twigg studios: roasted beet leek and feta quiche
vermilion roots: tofu salad with spiced peanut sauce
wood and spoon: strawberry almond skillet cake

1 year ago: Cherry Jasmine Waffles, Apricot Melon Basil Popsicles
2 years ago: West Coast Brownies, Kimchi Fried Rice on Thursdays

It's hard to pick a favorite part of this no mai fan (Chinese sticky rice), but the chewy grains of rice make up the foundation for a perfectly cozy dish. #nomaifan #chinesestickyrice #chinese

No Mai Fan
Prep Time
10 mins
Cook Time
45 mins
Total Time
55 mins
 

No mai fan, or Chinese sticky rice, is filled with treasures like fatty lap cheong, tender shiitake mushrooms and crunchy peanuts.

Course: Main Course, Side Dish
Cuisine: Chinese
Servings: 4 people
Calories: 447 kcal
Ingredients
  • 1 cup uncooked sticky/sweet/glutinous rice
  • 1 cup uncooked white rice
  • 1 T oyster sauce
  • 1 1/2 T soy sauce
  • 2 tsp dark soy sauce
  • 1/4 tsp fish sauce
  • 1/4 tsp sesame oil
  • 1/2 tsp kosher salt
  • 3 links lap cheong/Chinese sausage cut into small discs
  • 2 cloves garlic minced
  • 1/4 cup dried shrimp soaked for 15 minutes in warm water
  • 1 medium onion finely diced
  • 5 shiitake mushrooms diced (if using dried,  soak in warm water until softened)
  • 2 scallions chopped
  • cilantro and roasted peanuts to garnish
Instructions
  1. Cook the rice in a rice cooker. I suppose you could do it stovetop instead, but why?
  2. Combine the oyster sauce, soy sauces, fish sauce, sesame oil and salt in a small bowl. Heat a wok or frying [an over medium heat. Add the lap cheong; cook until crispy and it has rendered its fat. Add the garlic, shrimp, onion and mushrooms; cook until golden and fragrant.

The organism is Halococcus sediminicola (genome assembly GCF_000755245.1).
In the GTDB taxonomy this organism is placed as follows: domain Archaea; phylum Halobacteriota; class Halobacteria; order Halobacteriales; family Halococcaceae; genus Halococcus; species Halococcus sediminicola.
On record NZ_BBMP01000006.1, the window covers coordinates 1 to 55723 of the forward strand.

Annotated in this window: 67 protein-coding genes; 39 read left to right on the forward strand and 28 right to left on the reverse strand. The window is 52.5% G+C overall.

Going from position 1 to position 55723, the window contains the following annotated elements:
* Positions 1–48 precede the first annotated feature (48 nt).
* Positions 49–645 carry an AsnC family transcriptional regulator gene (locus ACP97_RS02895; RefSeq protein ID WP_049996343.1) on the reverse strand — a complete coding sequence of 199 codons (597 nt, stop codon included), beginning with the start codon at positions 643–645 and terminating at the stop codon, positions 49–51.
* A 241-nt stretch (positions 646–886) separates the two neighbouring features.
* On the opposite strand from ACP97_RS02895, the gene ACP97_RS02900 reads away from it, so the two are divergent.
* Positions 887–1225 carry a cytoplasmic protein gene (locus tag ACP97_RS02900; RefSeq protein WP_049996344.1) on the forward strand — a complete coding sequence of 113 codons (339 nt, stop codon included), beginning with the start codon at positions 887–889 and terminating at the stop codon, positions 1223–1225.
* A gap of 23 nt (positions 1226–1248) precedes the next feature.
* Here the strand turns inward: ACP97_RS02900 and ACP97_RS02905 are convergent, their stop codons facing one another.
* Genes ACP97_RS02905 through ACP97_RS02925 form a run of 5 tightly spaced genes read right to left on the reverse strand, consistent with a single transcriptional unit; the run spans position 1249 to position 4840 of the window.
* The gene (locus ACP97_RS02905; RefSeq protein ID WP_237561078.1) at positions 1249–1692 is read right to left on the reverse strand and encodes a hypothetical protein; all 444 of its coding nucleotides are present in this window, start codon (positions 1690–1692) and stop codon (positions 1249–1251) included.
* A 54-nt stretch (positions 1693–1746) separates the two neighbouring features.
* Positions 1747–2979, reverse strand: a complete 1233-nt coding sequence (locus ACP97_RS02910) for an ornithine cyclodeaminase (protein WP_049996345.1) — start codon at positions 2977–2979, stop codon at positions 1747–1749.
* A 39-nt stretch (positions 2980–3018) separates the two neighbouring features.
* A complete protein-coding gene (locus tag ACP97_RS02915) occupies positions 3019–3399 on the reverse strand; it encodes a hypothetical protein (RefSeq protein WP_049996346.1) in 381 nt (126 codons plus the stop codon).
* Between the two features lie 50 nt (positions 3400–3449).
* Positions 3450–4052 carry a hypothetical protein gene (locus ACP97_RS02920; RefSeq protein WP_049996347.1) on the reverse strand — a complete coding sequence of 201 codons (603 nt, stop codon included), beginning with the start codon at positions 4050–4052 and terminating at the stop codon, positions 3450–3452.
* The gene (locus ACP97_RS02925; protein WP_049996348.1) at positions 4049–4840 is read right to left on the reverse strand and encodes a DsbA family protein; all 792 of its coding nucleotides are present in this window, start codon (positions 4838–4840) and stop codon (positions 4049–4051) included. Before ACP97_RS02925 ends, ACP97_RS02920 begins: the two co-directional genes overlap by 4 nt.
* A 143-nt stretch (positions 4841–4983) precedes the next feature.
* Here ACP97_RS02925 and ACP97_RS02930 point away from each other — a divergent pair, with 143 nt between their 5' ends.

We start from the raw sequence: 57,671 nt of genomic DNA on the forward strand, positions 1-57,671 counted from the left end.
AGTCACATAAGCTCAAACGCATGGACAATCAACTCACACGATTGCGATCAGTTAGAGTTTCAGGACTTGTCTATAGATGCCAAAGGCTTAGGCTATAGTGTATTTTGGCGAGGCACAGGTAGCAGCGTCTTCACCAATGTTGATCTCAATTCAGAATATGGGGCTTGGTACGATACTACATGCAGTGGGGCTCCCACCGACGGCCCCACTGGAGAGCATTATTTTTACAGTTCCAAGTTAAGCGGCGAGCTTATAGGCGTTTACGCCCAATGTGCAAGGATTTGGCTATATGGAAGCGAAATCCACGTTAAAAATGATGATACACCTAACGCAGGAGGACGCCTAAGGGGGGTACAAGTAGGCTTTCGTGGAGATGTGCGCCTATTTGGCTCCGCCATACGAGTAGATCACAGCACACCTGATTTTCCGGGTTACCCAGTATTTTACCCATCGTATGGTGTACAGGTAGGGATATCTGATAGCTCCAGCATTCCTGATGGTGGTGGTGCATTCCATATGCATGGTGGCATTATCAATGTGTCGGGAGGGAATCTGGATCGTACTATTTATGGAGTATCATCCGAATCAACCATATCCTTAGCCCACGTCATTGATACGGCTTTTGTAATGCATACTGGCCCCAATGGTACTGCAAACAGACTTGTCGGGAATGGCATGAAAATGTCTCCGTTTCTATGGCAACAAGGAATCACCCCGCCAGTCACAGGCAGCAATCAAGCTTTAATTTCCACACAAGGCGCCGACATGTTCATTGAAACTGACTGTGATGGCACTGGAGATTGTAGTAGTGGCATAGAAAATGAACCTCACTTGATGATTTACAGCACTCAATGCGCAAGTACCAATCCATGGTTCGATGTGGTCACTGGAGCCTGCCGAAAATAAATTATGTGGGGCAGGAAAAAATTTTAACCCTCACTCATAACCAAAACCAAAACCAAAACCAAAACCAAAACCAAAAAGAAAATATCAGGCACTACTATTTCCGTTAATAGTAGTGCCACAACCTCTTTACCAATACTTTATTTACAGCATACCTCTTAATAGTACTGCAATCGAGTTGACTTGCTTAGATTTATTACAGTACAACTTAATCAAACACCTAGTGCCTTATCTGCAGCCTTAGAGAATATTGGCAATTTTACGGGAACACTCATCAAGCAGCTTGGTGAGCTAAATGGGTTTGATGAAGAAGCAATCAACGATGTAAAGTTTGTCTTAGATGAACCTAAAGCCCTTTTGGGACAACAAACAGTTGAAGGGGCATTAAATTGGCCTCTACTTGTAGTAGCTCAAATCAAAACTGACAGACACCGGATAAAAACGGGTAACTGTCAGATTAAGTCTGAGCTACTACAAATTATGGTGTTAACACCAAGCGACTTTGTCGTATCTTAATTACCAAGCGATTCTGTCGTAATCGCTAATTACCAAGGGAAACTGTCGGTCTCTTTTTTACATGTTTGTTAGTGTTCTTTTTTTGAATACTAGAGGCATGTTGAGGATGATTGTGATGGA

3. Add the rice and break it up with a spatula. Add the sauce and mix until well-combined. Taste for seasoning, and adjust if necessary.
  4. Mix in the scallions. If you want to get fancy (completely optional), you can pack the rice into a bowl rinsed in warm water and invert it onto a plate. Garnish with cilantro and peanuts, and serve hot.
Recipe Notes

Recipe adapted slightly from The Woks of Life.

If you want a higher rice to topping (the shiitake and lap cheong and such), you can increase the amount of white rice to 2 cups. Just be sure to adjust the seasoning quantities.

The quantities for the seasonings are merely suggestions; I typically eyeball anyways. Adjust to your tastes accordingly.

4 Replies to “No Mai Fan”

  1. Such a delicious dish for a potluck! Like that you use dried shrimp. I gotta try this.

    1. dried shrimp is so good! maybe a little unusual or scary looking or fragrant the first time you use it, but pretty easy to use (:

  2. I’m not familiar with Chinese sausage but No Mai Fan certainly does look like yummy comfort food =) Thank you for the recipe!

    1. it’s almost like salami! it’s pretty dense and dry. it crisps up beautifully in a pan, though my family also sometimes cooks it into rice. it’s a little bit healthier when you pan-fry it, though, since you can render and drain off some of the fat.